I read an article, What Happened to Downtime, which basically stated that “we’re addicted to distraction and it’s holding us back.” The author warrants that being constantly connected to technology, i.e., email and the Internet, is the culprit. “We are losing hold of the few sacred spaces that remain untouched,” he notes. Well, I have a counter argument regarding downtime, especially as it relates to employees in today’s workplace. I will play devil’s advocate and forge ahead with a totally different scenario of why I believe and have witness employees who relinquish their sacred spaces and/or time to anything and everything. And in these situations, employees can only hope to scavenge a morsel of freedom in order to savor an uncluttered minute for those rare “a-ha” moments. Unfortunately, however, many employers view downtime — any time where an employee is not visibly busy — as a time to reorganize and clean house.
First, let’s be clear. Employees emphatically do not want to sacrifice a minute of downtime. Downtime is a luxury stripped from them akin to ripping the band-aid from an open wound. Employees would welcome an interruption-free workspace to be creative and/or innovative. Sometimes, however, even when employees have new ideas, they are squashed, whether consciously or unconsciously, by those in decision-making roles. Many employees’ motivations are dampened and their creativity is downplayed, redirected, or in some instances even discouraged.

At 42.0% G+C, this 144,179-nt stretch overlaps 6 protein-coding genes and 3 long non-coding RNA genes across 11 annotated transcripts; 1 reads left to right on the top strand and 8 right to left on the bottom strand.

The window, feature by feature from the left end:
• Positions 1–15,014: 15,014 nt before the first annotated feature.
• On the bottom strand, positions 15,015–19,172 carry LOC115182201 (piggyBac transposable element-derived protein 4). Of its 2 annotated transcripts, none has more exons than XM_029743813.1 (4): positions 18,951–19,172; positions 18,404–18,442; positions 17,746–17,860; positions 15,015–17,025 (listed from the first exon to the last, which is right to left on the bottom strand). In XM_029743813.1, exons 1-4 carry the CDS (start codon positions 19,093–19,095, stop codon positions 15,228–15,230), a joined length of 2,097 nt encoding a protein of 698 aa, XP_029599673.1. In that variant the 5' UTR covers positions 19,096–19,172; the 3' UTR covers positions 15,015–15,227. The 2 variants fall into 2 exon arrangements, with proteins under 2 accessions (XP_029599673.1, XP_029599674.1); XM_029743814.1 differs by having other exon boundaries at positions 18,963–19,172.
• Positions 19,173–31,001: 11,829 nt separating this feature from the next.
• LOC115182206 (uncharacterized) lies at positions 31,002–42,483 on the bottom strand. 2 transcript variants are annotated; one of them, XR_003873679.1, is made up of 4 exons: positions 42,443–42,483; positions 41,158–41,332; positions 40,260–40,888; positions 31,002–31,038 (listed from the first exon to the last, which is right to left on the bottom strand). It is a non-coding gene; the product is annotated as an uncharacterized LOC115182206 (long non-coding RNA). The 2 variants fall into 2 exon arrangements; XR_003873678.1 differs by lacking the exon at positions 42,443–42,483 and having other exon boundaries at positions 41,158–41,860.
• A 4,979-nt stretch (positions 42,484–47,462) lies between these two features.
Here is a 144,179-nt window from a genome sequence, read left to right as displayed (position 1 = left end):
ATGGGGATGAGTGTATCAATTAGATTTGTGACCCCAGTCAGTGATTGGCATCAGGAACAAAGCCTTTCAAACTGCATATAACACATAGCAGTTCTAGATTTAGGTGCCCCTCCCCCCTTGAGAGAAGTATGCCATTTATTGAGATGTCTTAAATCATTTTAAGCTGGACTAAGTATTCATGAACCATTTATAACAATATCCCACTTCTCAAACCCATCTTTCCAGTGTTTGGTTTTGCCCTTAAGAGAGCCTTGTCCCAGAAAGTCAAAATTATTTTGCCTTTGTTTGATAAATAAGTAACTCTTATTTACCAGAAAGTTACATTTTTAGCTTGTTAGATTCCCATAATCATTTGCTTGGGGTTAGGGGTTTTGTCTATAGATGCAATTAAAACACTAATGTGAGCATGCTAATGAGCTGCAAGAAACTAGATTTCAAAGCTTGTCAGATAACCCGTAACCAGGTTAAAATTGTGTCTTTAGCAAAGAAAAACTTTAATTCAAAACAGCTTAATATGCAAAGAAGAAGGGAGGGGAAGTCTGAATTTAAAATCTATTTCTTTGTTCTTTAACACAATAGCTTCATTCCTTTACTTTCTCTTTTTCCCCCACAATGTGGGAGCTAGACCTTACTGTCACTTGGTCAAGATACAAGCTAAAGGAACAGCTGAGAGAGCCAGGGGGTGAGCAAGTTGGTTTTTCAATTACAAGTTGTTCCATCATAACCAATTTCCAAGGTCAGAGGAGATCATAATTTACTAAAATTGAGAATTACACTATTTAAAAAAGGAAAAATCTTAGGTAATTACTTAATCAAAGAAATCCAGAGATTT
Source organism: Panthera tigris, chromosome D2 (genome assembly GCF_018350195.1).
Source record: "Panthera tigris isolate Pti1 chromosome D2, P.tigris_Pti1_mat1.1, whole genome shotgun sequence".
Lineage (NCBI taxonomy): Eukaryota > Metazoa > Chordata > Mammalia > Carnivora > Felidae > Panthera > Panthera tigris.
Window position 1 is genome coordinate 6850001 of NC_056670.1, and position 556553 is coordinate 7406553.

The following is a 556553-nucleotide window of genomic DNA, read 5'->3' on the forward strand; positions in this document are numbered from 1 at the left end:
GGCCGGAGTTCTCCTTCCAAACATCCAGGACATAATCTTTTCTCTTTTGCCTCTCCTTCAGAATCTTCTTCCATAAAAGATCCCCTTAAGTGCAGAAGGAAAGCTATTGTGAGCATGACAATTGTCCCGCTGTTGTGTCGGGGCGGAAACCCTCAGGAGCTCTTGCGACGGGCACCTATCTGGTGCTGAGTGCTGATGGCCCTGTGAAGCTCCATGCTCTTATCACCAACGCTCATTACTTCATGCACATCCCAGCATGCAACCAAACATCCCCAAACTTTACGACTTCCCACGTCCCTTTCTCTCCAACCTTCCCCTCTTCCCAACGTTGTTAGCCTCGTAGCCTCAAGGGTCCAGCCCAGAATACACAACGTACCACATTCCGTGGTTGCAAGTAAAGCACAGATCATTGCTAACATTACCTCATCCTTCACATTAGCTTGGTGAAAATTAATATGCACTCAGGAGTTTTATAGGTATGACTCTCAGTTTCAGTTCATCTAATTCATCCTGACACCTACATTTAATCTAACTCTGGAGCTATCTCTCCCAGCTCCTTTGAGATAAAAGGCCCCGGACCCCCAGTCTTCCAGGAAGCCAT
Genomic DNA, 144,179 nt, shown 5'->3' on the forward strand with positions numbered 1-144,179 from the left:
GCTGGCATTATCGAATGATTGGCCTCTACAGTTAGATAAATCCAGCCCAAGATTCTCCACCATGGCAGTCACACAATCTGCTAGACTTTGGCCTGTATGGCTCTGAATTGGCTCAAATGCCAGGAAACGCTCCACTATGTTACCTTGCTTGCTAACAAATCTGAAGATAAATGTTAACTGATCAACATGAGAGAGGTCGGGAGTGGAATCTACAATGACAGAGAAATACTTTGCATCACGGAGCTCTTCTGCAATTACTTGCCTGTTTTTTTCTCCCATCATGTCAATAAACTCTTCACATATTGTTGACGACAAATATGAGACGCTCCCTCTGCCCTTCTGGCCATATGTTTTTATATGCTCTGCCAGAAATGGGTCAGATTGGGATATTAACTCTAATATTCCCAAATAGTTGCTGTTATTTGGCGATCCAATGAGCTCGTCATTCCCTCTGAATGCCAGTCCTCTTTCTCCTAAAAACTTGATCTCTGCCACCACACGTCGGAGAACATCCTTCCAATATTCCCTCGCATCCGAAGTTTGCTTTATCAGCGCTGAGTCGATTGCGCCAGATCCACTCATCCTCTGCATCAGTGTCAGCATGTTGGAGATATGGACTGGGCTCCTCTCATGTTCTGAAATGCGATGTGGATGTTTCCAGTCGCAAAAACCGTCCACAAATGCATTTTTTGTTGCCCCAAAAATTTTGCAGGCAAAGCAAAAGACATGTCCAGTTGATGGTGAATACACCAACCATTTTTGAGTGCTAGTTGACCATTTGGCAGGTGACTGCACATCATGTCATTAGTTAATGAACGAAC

When is there an opportunity for an employee to disconnect from all the work distractions, handle an all-consuming workload, and deal with a micromanaging employer? The answer — there is “no time” in the workplace for creative pause, “the shift from being fully engaged in a creative activity to being passively engaged, or the shift to being disengaged altogether.”
Employers could foster a distraction-free and productive workplace just by changing their attitude and mindset toward their employees. Decision makers must have confidence that his/her employees are capable, committed, and qualified to successfully handle the job responsibilities and duties they were hired to do. If employers would trust that their employees are “innocent” (i.e., ability to work independently) until proven “guilty” (i.e., cannot handle empowerment), then they would have a workforce of happy, highly productive employees.